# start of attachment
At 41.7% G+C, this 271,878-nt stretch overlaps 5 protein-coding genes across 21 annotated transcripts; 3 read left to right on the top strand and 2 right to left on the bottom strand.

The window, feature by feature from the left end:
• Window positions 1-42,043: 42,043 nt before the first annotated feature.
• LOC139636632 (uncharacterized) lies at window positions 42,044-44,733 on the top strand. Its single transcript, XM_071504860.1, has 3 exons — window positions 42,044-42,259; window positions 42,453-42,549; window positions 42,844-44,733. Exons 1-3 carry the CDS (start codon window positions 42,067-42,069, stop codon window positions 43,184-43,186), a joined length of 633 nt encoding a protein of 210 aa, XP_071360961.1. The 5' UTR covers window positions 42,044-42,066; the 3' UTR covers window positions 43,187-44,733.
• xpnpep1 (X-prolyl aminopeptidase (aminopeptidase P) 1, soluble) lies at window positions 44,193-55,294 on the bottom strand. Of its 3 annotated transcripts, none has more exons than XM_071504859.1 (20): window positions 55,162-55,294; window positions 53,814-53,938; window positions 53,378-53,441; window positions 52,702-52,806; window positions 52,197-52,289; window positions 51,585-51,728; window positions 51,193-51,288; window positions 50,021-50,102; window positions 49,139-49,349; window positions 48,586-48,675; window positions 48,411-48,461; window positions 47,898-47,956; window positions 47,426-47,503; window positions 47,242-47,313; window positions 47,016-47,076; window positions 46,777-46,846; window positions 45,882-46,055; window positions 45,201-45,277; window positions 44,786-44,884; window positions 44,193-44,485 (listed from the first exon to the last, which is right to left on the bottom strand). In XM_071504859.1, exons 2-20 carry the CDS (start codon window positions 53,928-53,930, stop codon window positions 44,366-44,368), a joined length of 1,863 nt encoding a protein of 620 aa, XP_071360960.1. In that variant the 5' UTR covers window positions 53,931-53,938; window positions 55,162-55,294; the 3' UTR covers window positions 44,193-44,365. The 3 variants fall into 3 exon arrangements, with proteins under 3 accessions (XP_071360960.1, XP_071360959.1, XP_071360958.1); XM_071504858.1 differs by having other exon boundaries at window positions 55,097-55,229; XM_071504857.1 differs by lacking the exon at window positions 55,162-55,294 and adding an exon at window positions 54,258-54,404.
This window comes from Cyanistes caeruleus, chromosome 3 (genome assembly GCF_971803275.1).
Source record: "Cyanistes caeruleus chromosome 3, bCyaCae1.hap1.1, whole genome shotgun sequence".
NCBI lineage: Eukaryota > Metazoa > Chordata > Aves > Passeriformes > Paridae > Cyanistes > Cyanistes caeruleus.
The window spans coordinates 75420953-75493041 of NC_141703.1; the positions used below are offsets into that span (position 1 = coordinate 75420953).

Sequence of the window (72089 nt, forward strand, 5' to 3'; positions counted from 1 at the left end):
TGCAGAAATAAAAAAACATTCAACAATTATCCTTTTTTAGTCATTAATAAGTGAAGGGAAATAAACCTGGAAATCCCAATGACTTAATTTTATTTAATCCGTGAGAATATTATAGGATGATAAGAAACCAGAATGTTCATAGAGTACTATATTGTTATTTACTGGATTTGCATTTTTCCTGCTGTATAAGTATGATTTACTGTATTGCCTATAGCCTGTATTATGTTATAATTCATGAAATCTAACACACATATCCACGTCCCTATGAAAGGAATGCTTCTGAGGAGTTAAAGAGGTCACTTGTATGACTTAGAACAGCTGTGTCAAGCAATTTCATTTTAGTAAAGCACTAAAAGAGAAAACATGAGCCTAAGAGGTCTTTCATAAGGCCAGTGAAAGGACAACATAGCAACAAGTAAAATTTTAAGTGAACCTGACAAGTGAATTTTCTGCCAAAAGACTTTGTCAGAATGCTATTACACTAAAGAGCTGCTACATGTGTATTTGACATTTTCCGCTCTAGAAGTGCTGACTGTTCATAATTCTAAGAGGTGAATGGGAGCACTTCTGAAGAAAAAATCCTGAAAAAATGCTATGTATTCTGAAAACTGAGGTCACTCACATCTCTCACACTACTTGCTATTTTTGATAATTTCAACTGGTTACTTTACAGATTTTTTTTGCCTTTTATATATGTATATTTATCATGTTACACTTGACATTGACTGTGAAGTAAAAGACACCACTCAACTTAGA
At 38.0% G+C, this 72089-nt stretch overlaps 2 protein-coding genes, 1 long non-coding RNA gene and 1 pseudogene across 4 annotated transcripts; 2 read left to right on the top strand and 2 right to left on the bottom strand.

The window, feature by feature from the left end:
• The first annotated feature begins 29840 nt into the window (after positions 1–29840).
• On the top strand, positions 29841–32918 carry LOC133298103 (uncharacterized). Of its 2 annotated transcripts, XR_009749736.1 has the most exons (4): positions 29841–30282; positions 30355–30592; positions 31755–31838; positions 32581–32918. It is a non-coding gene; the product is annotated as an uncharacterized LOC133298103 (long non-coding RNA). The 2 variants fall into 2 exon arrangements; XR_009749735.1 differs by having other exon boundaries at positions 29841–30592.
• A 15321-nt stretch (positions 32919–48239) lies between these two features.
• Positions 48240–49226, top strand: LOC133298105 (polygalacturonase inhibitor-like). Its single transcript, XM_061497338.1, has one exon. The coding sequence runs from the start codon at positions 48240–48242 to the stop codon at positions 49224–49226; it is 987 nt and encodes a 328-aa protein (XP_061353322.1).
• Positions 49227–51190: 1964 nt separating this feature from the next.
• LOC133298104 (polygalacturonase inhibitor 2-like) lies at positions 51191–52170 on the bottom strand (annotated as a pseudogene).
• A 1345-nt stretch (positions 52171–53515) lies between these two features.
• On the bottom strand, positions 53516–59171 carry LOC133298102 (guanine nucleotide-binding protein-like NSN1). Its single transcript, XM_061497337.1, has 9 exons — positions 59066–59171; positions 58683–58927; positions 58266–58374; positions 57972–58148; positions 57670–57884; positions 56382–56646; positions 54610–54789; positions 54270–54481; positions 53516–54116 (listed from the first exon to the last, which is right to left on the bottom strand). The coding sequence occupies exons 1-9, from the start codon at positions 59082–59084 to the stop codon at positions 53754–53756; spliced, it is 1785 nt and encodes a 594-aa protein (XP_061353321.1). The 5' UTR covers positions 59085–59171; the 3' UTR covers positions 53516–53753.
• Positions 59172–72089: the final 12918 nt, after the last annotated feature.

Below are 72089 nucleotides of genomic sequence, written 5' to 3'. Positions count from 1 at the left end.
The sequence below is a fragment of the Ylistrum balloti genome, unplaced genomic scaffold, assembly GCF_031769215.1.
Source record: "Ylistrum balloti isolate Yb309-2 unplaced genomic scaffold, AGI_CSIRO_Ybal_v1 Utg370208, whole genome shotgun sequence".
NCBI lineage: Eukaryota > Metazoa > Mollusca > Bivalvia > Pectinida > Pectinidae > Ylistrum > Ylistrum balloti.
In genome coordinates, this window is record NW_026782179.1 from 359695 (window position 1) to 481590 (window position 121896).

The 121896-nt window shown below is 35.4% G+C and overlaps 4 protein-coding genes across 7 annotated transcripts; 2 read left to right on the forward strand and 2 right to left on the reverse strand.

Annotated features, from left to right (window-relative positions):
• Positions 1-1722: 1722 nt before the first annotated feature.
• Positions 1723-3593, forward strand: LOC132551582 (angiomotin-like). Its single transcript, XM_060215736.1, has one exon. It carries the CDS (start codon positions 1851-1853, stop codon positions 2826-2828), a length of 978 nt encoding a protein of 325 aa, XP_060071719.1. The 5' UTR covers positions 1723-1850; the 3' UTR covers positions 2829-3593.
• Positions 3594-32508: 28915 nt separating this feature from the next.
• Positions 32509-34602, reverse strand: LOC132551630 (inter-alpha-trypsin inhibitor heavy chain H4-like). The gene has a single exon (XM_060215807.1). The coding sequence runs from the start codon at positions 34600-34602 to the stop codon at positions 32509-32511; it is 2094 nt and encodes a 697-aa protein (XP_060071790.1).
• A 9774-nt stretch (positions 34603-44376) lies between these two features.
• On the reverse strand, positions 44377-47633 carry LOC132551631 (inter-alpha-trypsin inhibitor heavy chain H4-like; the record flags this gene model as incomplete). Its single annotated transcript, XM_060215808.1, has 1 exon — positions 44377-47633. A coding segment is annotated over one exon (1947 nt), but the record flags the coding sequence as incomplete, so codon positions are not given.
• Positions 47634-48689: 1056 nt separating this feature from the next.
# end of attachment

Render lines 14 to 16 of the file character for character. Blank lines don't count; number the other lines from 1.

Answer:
• The first annotated feature begins 29840 nt into the window (after positions 1–29840).
• On the top strand, positions 29841–32918 carry LOC133298103 (uncharacterized). Of its 2 annotated transcripts, XR_009749736.1 has the most exons (4): positions 29841–30282; positions 30355–30592; positions 31755–31838; positions 32581–32918. It is a non-coding gene; the product is annotated as an uncharacterized LOC133298103 (long non-coding RNA). The 2 variants fall into 2 exon arrangements; XR_009749735.1 differs by having other exon boundaries at positions 29841–30592.
• A 15321-nt stretch (positions 32919–48239) lies between these two features.